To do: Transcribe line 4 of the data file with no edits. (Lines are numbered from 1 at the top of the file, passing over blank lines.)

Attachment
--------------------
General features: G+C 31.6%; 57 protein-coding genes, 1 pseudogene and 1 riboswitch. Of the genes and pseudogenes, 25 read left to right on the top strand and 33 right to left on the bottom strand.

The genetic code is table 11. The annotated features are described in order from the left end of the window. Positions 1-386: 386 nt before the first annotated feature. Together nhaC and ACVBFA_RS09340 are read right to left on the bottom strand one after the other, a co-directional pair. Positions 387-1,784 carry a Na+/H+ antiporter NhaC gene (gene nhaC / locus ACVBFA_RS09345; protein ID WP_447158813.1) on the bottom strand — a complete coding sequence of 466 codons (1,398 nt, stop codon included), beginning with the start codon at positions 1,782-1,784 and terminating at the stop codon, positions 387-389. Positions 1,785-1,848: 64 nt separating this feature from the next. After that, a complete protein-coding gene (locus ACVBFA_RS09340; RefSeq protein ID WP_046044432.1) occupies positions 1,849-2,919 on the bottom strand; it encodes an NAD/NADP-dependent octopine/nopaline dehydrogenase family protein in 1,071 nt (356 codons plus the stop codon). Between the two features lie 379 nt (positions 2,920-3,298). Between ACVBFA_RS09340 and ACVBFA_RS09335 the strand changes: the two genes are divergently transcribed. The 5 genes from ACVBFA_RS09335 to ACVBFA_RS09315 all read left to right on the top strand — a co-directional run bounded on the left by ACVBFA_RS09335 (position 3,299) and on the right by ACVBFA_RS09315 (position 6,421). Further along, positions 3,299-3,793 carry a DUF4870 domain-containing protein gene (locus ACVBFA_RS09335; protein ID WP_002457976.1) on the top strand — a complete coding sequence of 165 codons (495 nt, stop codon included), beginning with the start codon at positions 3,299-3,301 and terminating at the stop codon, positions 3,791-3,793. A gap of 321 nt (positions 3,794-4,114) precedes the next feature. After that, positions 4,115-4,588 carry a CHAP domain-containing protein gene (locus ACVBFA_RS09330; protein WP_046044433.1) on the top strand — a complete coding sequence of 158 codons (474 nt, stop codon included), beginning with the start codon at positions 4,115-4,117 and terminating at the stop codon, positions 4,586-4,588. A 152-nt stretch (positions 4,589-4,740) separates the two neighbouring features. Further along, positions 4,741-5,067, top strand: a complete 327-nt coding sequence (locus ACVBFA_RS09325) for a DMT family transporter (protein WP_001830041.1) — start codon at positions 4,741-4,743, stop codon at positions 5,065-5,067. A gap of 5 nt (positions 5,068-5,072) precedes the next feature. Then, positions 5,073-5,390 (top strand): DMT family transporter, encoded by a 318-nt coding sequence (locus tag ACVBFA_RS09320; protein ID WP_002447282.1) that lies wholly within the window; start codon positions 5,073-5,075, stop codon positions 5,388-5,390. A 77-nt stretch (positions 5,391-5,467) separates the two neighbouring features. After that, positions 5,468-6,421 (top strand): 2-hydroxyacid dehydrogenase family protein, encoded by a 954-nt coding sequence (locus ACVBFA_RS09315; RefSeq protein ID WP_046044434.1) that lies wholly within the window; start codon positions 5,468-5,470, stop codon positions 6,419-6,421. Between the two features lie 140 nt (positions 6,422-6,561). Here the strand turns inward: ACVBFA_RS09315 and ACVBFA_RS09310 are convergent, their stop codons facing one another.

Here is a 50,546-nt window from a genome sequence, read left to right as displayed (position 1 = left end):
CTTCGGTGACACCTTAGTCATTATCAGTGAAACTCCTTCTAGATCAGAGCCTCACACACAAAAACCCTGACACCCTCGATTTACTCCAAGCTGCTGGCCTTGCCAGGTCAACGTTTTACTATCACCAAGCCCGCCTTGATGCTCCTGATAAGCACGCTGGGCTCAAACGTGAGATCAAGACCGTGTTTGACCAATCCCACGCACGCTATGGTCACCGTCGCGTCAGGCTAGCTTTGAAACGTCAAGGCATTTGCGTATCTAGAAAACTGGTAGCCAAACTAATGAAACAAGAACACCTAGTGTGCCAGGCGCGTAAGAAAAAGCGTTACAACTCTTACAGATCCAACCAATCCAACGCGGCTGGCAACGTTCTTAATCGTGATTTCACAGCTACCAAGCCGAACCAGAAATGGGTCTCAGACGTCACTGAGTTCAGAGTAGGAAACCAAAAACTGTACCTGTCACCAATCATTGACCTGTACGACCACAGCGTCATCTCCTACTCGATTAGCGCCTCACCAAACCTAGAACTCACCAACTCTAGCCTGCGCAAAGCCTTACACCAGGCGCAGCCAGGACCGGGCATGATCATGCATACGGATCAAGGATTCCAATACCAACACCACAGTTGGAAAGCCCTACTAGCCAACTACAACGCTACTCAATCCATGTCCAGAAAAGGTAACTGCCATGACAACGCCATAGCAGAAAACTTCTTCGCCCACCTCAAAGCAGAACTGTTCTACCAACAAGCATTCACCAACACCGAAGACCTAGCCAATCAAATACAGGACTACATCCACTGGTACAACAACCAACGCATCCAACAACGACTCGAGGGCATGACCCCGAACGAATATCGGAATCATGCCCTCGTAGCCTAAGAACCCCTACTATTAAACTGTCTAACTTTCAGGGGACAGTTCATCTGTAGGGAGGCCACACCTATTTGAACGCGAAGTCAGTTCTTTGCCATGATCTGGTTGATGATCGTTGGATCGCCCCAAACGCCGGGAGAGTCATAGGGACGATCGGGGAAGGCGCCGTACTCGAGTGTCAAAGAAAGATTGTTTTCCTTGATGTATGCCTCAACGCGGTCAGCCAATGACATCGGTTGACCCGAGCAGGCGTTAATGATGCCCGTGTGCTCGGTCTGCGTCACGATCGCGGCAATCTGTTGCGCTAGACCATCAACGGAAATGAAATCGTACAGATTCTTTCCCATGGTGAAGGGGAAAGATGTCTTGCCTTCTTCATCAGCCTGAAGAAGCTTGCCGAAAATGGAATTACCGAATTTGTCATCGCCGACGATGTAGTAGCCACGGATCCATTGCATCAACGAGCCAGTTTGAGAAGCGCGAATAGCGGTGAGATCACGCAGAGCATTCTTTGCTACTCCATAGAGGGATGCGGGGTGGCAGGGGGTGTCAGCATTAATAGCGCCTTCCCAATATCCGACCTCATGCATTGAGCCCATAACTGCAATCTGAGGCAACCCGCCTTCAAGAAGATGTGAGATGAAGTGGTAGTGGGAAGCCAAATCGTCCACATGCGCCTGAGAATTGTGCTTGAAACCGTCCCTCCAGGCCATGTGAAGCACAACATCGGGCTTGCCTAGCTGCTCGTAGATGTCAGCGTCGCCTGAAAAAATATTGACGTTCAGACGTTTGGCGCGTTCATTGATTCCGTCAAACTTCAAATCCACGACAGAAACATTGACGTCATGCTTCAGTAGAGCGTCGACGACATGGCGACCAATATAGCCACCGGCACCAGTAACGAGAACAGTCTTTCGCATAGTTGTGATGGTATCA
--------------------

CTTCGGTGACACCTTAGTCATTATCAGTGAAACTCCTTCTAGATCAGAGCCTCACACACAAAAACCCTGACACCCTCGATTTACTCCAAGCTGCTGGCCTTGCCAGGTCAACGTTTTACTATCACCAAGCCCGCCTTGATGCTCCTGATAAGCACGCTGGGCTCAAACGTGAGATCAAGACCGTGTTTGACCAATCCCACGCACGCTATGGTCACCGTCGCGTCAGGCTAGCTTTGAAACGTCAAGGCATTTGCGTATCTAGAAAACTGGTAGCCAAACTAATGAAACAAGAACACCTAGTGTGCCAGGCGCGTAAGAAAAAGCGTTACAACTCTTACAGATCCAACCAATCCAACGCGGCTGGCAACGTTCTTAATCGTGATTTCACAGCTACCAAGCCGAACCAGAAATGGGTCTCAGACGTCACTGAGTTCAGAGTAGGAAACCAAAAACTGTACCTGTCACCAATCATTGACCTGTACGACCACAGCGTCATCTCCTACTCGATTAGCGCCTCACCAAACCTAGAACTCACCAACTCTAGCCTGCGCAAAGCCTTACACCAGGCGCAGCCAGGACCGGGCATGATCATGCATACGGATCAAGGATTCCAATACCAACACCACAGTTGGAAAGCCCTACTAGCCAACTACAACGCTACTCAATCCATGTCCAGAAAAGGTAACTGCCATGACAACGCCATAGCAGAAAACTTCTTCGCCCACCTCAAAGCAGAACTGTTCTACCAACAAGCATTCACCAACACCGAAGACCTAGCCAATCAAATACAGGACTACATCCACTGGTACAACAACCAACGCATCCAACAACGACTCGAGGGCATGACCCCGAACGAATATCGGAATCATGCCCTCGTAGCCTAAGAACCCCTACTATTAAACTGTCTAACTTTCAGGGGACAGTTCATCTGTAGGGAGGCCACACCTATTTGAACGCGAAGTCAGTTCTTTGCCATGATCTGGTTGATGATCGTTGGATCGCCCCAAACGCCGGGAGAGTCATAGGGACGATCGGGGAAGGCGCCGTACTCGAGTGTCAAAGAAAGATTGTTTTCCTTGATGTATGCCTCAACGCGGTCAGCCAATGACATCGGTTGACCCGAGCAGGCGTTAATGATGCCCGTGTGCTCGGTCTGCGTCACGATCGCGGCAATCTGTTGCGCTAGACCATCAACGGAAATGAAATCGTACAGATTCTTTCCCATGGTGAAGGGGAAAGATGTCTTGCCTTCTTCATCAGCCTGAAGAAGCTTGCCGAAAATGGAATTACCGAATTTGTCATCGCCGACGATGTAGTAGCCACGGATCCATTGCATCAACGAGCCAGTTTGAGAAGCGCGAATAGCGGTGAGATCACGCAGAGCATTCTTTGCTACTCCATAGAGGGATGCGGGGTGGCAGGGGGTGTCAGCATTAATAGCGCCTTCCCAATATCCGACCTCATGCATTGAGCCCATAACTGCAATCTGAGGCAACCCGCCTTCAAGAAGATGTGAGATGAAGTGGTAGTGGGAAGCCAAATCGTCCACATGCGCCTGAGAATTGTGCTTGAAACCGTCCCTCCAGGCCATGTGAAGCACAACATCGGGCTTGCCTAGCTGCTCGTAGATGTCAGCGTCGCCTGAAAAAATATTGACGTTCAGACGTTTGGCGCGTTCATTGATTCCGTCAAACTTCAAATCCACGACAGAAACATTGACGTCATGCTTCAGTAGAGCGTCGACGACATGGCGACCAATATAGCCACCGGCACCAGTAACGAGAACAGTCTTTCGCATAGTTGTGATGGTATCA